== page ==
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Shakespeare and the Question of Difference

ENGL 337.301
instructor(s):
TR 10:30-12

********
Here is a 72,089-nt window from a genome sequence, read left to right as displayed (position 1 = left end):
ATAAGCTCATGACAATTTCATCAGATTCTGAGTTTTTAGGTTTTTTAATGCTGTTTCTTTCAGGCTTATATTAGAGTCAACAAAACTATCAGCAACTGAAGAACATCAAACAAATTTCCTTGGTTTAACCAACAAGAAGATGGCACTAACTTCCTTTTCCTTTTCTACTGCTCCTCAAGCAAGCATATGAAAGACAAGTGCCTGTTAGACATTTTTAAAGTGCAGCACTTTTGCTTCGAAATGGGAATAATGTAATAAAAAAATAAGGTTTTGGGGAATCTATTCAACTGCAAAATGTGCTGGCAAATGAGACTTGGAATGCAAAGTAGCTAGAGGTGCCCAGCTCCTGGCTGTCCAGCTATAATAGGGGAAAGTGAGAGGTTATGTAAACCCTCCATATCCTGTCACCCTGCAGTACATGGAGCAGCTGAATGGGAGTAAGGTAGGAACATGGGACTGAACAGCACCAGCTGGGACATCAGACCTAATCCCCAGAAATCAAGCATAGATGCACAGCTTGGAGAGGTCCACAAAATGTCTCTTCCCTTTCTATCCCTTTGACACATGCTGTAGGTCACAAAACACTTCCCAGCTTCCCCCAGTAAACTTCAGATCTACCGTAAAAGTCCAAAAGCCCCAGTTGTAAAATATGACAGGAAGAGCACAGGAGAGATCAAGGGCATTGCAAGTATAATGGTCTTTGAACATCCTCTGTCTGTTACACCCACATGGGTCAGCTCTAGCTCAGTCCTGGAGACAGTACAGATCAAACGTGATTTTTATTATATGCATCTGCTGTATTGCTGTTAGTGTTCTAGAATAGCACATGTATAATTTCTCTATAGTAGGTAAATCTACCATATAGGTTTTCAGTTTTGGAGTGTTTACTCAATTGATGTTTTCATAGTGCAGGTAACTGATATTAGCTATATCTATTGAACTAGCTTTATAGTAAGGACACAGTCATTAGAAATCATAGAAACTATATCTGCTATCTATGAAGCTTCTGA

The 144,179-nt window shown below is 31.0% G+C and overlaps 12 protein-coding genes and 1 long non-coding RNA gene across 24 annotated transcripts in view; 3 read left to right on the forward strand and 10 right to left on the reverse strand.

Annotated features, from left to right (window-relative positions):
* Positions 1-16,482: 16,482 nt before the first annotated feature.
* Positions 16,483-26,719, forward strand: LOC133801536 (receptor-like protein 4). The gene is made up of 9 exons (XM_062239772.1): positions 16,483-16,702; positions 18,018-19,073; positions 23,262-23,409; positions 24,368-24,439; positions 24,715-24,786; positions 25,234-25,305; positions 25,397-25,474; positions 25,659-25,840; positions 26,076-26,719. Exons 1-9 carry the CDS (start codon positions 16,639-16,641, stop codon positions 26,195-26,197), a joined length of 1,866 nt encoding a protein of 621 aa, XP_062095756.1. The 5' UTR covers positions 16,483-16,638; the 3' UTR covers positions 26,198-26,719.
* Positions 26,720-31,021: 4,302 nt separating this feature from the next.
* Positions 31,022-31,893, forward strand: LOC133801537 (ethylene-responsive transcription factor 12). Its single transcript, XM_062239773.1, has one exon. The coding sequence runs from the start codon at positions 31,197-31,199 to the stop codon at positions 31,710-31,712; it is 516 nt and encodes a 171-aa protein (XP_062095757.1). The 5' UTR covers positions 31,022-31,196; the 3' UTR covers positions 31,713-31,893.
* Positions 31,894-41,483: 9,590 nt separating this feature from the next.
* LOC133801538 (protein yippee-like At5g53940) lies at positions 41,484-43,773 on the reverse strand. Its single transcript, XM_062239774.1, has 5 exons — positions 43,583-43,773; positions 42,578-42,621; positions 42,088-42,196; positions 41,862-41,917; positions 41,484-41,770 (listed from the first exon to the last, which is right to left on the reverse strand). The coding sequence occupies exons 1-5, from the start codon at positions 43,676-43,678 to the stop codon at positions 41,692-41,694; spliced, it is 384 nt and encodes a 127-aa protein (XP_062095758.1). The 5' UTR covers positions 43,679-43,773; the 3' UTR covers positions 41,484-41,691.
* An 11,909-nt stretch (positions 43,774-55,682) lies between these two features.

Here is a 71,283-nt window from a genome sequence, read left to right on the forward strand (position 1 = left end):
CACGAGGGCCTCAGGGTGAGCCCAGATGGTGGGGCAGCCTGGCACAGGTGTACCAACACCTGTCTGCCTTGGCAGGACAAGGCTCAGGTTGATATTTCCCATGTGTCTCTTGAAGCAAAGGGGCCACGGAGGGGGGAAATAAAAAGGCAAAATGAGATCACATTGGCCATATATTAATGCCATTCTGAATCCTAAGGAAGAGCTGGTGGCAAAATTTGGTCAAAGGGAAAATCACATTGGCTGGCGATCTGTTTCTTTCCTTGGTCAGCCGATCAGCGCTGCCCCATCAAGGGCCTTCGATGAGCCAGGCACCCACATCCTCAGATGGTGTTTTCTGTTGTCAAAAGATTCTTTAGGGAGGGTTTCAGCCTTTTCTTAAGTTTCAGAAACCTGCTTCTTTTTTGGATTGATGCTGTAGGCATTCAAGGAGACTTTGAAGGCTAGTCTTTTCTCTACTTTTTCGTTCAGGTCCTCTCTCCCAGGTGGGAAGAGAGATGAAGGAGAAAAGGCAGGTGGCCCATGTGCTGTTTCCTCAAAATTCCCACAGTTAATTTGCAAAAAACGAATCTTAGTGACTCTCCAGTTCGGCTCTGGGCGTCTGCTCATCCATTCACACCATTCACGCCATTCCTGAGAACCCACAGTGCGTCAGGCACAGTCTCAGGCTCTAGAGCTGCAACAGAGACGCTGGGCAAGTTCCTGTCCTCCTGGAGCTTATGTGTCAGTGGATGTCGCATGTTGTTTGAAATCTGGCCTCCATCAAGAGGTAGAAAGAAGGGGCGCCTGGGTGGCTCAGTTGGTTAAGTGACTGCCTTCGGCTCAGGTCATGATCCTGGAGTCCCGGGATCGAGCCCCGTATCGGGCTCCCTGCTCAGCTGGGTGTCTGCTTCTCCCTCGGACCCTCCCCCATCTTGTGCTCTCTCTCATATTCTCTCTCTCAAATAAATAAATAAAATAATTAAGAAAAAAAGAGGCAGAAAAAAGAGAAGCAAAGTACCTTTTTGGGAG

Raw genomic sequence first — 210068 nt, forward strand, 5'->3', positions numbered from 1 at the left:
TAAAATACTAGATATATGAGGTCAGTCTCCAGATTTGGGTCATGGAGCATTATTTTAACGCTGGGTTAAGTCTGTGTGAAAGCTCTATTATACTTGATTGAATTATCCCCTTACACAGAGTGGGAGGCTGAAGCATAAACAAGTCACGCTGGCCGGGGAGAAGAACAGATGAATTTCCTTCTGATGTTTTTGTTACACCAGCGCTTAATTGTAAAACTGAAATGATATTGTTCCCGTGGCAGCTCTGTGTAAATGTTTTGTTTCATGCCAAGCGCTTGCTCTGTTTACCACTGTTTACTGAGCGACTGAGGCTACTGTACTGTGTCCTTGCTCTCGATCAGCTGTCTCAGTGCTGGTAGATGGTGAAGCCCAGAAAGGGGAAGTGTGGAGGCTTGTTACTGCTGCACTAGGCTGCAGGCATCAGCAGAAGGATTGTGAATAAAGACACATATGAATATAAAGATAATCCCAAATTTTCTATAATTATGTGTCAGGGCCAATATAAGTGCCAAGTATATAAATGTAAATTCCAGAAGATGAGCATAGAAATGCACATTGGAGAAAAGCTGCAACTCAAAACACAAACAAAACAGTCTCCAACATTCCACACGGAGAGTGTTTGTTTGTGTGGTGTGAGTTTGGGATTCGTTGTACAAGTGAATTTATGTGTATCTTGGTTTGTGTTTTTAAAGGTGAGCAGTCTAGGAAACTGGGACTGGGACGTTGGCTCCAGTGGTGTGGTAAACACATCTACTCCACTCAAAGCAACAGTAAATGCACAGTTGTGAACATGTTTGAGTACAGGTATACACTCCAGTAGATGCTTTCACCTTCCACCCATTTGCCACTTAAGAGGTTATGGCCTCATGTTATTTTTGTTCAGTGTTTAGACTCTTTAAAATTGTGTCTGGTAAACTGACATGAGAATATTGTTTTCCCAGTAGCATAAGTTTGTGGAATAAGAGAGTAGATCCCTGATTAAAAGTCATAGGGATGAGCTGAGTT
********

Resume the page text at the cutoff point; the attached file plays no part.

This course will investigate Shakespeare's representation of those who would have been considered "outsiders" in the Elizabethan London in which he lived and wrote his plays. We will in particular focus on plays containing Moors, Jews, various Europeans, and non-English residents of Britain, namely, the Welsh, the Scots, and the Irish. Plays to be studied will include Titus Andronicus, Othello, Antony and Cleopatra, The Merchant of Venice, Henry IV, Part I, Henry V, Love's Labor's Lost, The Merry Wives of Windsor, and The Tempest. We will try to understand the terms in which Early Modern English people understood difference, including the meaning, to them, of "race;" the centrality of religion in defining difference; and the role of national identity in distinguishing people by language, diet, and dress. The class will be discussion-based, and we will be reading some very interesting historical work about race, nation, and religion in Early Modern England in conjunction with the plays.